'And finally, not everyone’s being doing topical. In fact, here’s the rather lovely 6 Oxgangs Avenue devoted to the history of the development of the area, this week highlighting how the block of flats came into being. Could have been prompted by Who do you think you are? Or just a timely reminder that not everything worth blogging about is in the here and now.'

Kate Higgins, Scottish Roundup 26/08/2012

Monday, 30 June 2014

Sorry boys, size does matter-the Caramac bar!

How can something be bigger, yet smaller?

This was the conundrum faced by many children on their visit to Ewarts Newsagents at Oxgangs Broadway during the 1960s in relation to the Caramac bar.

The Caramac seemed gigantic in comparison to any other bar of chocolate; indeed it must have been at least twice the size in terms of width and height. This was a clever marketing ploy, because many wide eyed children would have made their selection based on size. However, its depth was very slim compared to the other bars on the market.

I occasionally bought them; not because I was bamboozled by how much chocolate was in the bar, but because of the novelty of the taste. It had a creamy, slightly sickly taste to it. It wasn't a chocolate that one could eat a lot of, so often a few squares were enough. It was made with condensed milk and was a pale yellow in colour-again a novelty of the bar.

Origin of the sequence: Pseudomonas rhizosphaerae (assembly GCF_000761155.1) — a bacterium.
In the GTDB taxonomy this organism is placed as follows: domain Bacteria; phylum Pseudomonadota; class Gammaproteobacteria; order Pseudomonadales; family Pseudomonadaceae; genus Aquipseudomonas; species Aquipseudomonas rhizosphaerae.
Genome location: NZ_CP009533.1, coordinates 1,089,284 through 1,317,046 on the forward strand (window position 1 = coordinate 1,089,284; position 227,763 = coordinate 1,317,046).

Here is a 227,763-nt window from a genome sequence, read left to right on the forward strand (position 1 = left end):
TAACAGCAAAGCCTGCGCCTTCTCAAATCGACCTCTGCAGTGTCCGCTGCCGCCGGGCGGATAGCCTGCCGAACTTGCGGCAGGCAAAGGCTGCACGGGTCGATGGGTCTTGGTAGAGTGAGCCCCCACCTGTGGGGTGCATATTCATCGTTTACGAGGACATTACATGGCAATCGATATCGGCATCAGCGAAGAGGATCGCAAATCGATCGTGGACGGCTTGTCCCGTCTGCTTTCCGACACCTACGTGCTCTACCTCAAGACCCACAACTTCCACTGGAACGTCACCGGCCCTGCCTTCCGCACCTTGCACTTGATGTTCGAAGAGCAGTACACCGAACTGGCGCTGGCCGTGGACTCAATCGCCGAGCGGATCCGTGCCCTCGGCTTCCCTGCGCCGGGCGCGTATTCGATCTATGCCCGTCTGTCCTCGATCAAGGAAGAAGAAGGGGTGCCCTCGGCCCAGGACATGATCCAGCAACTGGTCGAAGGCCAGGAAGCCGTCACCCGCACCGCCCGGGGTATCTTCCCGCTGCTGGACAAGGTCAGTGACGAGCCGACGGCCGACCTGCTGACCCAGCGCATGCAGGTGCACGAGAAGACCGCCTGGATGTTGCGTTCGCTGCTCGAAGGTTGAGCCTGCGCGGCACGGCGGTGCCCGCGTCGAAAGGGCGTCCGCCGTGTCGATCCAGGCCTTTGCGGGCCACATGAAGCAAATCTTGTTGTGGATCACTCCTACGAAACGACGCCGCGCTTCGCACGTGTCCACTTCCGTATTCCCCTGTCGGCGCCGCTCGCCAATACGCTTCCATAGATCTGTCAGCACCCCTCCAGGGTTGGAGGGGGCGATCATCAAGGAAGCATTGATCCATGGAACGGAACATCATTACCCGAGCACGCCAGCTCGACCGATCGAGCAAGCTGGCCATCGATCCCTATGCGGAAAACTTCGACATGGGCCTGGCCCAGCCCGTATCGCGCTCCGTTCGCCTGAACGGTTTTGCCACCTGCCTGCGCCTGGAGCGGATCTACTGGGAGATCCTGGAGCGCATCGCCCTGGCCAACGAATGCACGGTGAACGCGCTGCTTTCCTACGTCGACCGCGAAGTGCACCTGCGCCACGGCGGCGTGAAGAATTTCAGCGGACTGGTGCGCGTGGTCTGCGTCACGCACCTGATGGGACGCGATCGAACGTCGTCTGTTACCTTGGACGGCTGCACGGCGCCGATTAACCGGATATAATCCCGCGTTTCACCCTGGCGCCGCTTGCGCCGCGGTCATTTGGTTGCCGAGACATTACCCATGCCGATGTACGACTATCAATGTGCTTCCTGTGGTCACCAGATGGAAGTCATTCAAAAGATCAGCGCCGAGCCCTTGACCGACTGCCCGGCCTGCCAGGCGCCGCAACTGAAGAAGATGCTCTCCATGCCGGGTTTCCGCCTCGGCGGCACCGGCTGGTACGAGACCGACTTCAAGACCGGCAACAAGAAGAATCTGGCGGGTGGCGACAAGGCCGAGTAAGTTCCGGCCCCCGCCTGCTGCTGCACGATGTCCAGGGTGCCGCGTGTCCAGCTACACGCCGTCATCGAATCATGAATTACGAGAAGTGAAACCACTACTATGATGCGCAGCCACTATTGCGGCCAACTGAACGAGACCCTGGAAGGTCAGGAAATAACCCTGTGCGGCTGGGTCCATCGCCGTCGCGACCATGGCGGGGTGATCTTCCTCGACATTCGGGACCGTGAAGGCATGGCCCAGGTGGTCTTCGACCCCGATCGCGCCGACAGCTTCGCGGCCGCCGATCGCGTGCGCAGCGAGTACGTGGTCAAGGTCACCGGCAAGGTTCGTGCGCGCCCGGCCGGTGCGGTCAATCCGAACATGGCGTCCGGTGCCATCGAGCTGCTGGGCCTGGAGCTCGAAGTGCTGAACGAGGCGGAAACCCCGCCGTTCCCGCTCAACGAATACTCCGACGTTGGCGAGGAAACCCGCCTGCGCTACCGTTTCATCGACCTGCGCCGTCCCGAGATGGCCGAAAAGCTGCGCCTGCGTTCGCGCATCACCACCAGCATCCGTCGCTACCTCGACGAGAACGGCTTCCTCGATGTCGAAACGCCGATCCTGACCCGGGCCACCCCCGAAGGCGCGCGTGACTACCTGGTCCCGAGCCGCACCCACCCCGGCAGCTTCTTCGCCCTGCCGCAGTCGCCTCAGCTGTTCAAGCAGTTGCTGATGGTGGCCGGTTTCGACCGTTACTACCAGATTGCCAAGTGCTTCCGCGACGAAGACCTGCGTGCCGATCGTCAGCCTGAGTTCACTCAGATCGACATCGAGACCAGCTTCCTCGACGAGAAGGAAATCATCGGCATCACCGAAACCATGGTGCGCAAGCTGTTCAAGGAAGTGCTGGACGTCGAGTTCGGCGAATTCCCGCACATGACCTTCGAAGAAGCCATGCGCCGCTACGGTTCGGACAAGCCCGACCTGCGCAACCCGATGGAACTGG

It was produced by Mackintosh's-sadly no more. They were absorbed by Rowntrees, who were subsequently taken over by the giant Nestle company. The Caramac was created in my first year at Oxgangs in 1958, with production beginning the following year. The name of the product was determined in a competition. The competition was held in what was the Norwich factory of the company and won by Barbara Herne. It cleverly combined the caramel in the bar with the Mackintosh name.

I've mentioned it before, but if you're interested in chocolate, business and the Quaker movement I'd recommend Chocolate Wars by Deborah Cadbury. 

And, sadly, at least in business, size does appear to matter! 

Sunday, 1 June 2014

Sunday Family Lunches and Arcari's Ice Cream

Every Sunday during the 1960s, the highlight for The Hoffmanns was going down to our grandparents' home for the large, family Sunday lunch-sometimes with double figures at the table. Just before lunch was served our grandfather used to take Anne Hoffmann Junior, Iain Hoffmann and me down to Arcari's Ice Cream Shop in the Ford Zephyr for a large tub of his delicious ice cream, to accompany the Del Monte tinned fruit (my grandmother favouring me with the sole cherry!) and perhaps a drop of cream. I had no idea that Eddie Arcari had continued to work until recently. He was a real 'Porty' character as was his shop too. I always enjoyed going in there-partly because he could be quite unpredictable, which of course, was part of the charm.